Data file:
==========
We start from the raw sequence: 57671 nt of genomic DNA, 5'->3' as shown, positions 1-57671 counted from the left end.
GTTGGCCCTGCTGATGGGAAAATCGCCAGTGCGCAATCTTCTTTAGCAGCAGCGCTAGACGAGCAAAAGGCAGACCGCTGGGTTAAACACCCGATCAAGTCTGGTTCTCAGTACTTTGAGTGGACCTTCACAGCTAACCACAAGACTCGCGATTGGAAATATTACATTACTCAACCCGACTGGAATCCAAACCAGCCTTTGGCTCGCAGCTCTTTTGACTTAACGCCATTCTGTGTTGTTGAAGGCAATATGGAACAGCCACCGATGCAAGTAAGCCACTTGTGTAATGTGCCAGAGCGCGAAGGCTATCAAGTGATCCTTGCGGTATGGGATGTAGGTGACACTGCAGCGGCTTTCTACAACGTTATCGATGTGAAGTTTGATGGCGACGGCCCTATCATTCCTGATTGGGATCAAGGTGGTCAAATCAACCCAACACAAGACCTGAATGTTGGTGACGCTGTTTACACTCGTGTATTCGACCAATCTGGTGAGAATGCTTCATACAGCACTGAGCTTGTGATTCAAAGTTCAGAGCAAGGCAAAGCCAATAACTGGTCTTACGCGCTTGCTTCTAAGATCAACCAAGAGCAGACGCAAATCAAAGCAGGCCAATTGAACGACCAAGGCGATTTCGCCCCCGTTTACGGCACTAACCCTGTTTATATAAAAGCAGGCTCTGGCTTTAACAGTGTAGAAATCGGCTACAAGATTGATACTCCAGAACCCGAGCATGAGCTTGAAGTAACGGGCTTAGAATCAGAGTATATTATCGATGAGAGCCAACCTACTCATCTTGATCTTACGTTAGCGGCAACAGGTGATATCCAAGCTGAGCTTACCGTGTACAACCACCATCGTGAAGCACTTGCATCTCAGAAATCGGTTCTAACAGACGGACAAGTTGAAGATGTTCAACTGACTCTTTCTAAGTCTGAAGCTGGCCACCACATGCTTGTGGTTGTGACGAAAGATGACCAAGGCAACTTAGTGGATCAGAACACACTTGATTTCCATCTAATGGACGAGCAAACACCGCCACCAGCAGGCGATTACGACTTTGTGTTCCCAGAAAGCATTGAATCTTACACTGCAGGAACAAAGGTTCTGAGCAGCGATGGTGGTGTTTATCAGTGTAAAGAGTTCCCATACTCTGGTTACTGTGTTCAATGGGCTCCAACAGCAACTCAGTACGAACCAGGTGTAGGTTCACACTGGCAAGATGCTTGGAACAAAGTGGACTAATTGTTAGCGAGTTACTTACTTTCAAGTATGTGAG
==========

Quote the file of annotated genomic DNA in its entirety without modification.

We start from the raw sequence: 57671 nt of genomic DNA, 5'->3' as shown, positions 1-57671 counted from the left end.
GTTGGCCCTGCTGATGGGAAAATCGCCAGTGCGCAATCTTCTTTAGCAGCAGCGCTAGACGAGCAAAAGGCAGACCGCTGGGTTAAACACCCGATCAAGTCTGGTTCTCAGTACTTTGAGTGGACCTTCACAGCTAACCACAAGACTCGCGATTGGAAATATTACATTACTCAACCCGACTGGAATCCAAACCAGCCTTTGGCTCGCAGCTCTTTTGACTTAACGCCATTCTGTGTTGTTGAAGGCAATATGGAACAGCCACCGATGCAAGTAAGCCACTTGTGTAATGTGCCAGAGCGCGAAGGCTATCAAGTGATCCTTGCGGTATGGGATGTAGGTGACACTGCAGCGGCTTTCTACAACGTTATCGATGTGAAGTTTGATGGCGACGGCCCTATCATTCCTGATTGGGATCAAGGTGGTCAAATCAACCCAACACAAGACCTGAATGTTGGTGACGCTGTTTACACTCGTGTATTCGACCAATCTGGTGAGAATGCTTCATACAGCACTGAGCTTGTGATTCAAAGTTCAGAGCAAGGCAAAGCCAATAACTGGTCTTACGCGCTTGCTTCTAAGATCAACCAAGAGCAGACGCAAATCAAAGCAGGCCAATTGAACGACCAAGGCGATTTCGCCCCCGTTTACGGCACTAACCCTGTTTATATAAAAGCAGGCTCTGGCTTTAACAGTGTAGAAATCGGCTACAAGATTGATACTCCAGAACCCGAGCATGAGCTTGAAGTAACGGGCTTAGAATCAGAGTATATTATCGATGAGAGCCAACCTACTCATCTTGATCTTACGTTAGCGGCAACAGGTGATATCCAAGCTGAGCTTACCGTGTACAACCACCATCGTGAAGCACTTGCATCTCAGAAATCGGTTCTAACAGACGGACAAGTTGAAGATGTTCAACTGACTCTTTCTAAGTCTGAAGCTGGCCACCACATGCTTGTGGTTGTGACGAAAGATGACCAAGGCAACTTAGTGGATCAGAACACACTTGATTTCCATCTAATGGACGAGCAAACACCGCCACCAGCAGGCGATTACGACTTTGTGTTCCCAGAAAGCATTGAATCTTACACTGCAGGAACAAAGGTTCTGAGCAGCGATGGTGGTGTTTATCAGTGTAAAGAGTTCCCATACTCTGGTTACTGTGTTCAATGGGCTCCAACAGCAACTCAGTACGAACCAGGTGTAGGTTCACACTGGCAAGATGCTTGGAACAAAGTGGACTAATTGTTAGCGAGTTACTTACTTTCAAGTATGTGAG